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A $220 Million Investment in Racial Justice

A group of protestors march
Protestors march against discriminatory and abusive policing, in Brooklyn, New York City, on June 19, 2020. © Demetrius Freeman/NYTimes/Redux

I was a teenager growing up in New York when I attended my first protest against police brutality. A young man named Michael Stewart had been caught drawing graffiti with a felt-tip pen on a subway wall in the middle of the night. Police accosted him and took him to Bellevue Hospital. He died soon after. A review of his case would later conclude that he suffered, much as George Floyd did this spring, from complications as a result of force applied to his neck.  

I’ve attended countless protests in the years since. But I’ve never seen anything like the power-surge of citizen activism we’ve witnessed this spring and summer, following Mr. Floyd’s murder. Millions turned out in demonstrations that touched every corner of the country, and communities all across the globe. 

For me, this season has brought forth moments of despair, a weariness borne of fighting a battle—against police violence targeting Black people, amplified by the deep health and wealth disparities revealed by COVID-19—in which progress comes in fits and starts, when it comes at all. But my weariness is leavened by hope—the hope borne of marching alongside people from all walks of life, of all ages, religions, colors and creeds, who are determined make the police stop killing us, to attack inequities dating back to the days of slavery at their root, and to push our deeply imperfect union closer to its ideals.

I joined the Open Society Foundations because of George Soros’s deep commitment to racial justice. I am humbled now, as president of the Open Society Foundations, to help implement his vision and continue his work. Today, we are investing $220 million in response to the burst of energy we have witnessed from this extraordinary movement, in hopes of nurturing it and ensuring that it endures long after the media spotlight has moved on.  

We are contributing $150 million to a set of organizations that we deem vital—organizations that have helped make this moment happen, and that have the vision, drive and determination to carry it forward into the future. They range from emerging powers to more established civil rights forces. Among them: Black Voters Matter, Circle for Innovations, the Rev. Barber’s Repairers of the Breach and the Equal Justice Initiative. Each of them play a crucial role.

Many people have donated to racial justice causes in recent weeks. Every bit helps, and the recognition and support is long overdue. But lasting change takes time. This set of investments, in the form of five-year grants, will give these organizations the space to dream big, act boldly, and plan for the long term.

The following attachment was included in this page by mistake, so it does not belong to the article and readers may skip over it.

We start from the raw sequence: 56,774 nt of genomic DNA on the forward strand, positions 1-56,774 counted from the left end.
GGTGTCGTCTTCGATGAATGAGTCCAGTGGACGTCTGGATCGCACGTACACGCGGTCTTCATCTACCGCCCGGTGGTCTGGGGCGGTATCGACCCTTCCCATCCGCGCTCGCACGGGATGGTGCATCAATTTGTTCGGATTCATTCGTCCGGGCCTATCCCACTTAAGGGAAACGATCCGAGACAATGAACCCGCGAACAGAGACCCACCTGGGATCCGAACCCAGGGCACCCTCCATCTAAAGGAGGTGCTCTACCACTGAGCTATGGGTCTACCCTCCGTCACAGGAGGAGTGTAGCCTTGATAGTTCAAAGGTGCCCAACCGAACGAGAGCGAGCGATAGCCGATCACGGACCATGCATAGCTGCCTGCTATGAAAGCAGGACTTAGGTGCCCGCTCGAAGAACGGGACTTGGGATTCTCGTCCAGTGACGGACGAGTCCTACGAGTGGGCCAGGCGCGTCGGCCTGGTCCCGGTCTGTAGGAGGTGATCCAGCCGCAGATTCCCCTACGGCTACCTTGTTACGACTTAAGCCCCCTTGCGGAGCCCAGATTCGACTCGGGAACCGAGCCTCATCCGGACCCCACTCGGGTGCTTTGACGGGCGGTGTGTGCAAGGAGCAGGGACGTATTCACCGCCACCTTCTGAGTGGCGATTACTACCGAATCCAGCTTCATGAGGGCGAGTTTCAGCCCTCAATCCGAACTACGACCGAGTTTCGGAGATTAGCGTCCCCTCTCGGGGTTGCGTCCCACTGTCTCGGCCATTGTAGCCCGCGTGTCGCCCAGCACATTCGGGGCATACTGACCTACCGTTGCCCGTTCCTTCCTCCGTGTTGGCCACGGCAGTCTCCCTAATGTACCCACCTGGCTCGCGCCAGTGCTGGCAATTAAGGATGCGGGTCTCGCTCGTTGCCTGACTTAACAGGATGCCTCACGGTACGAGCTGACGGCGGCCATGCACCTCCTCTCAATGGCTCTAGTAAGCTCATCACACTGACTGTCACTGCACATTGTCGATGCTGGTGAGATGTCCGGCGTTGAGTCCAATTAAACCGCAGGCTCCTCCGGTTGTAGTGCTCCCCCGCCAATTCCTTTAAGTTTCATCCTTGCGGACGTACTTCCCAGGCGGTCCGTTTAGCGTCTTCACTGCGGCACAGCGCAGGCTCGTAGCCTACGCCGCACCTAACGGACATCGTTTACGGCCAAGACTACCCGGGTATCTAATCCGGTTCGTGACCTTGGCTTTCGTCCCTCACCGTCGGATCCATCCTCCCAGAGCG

In the aftermath of George Floyd’s death, we’ve seen communities across the country rushing to rethink and reimagine policing, the need to end mass incarceration and the ravages of racism in its many forms. We see cities as the laboratories of lasting change, especially at a time when our federal government has failed to lead—and in fact seems bent on embracing white supremacy rather than dismantling it. We are making new investments in cities, to help them develop and implement bold policy ideas for reforming our criminal justice system and advancing racial justice in new and lasting ways.

Another of our investments will go to helping the millions of first-time activists sustain their enthusiasm for civic engagement. The pandemic has devastated the job market and forced students online to pursue their studies, putting a damper on their ability to nurture their newfound political awareness at a crucial juncture. We’re investing in ways to help open new doors through fellowships and internships focusing on racial justice, democracy, and organizing to advance change. 

We will be providing more detail on our investments in the coming weeks. You can learn more about this new set of initiatives here, and about the Open Society Foundations’ long history of racial justice work here.

It is an honor to be a part of an organization that places the rights and dignity of disenfranchised communities at the center of everything we do—and a special honor for me to announce these new supports to help Black leadership build power now, and for years to come.

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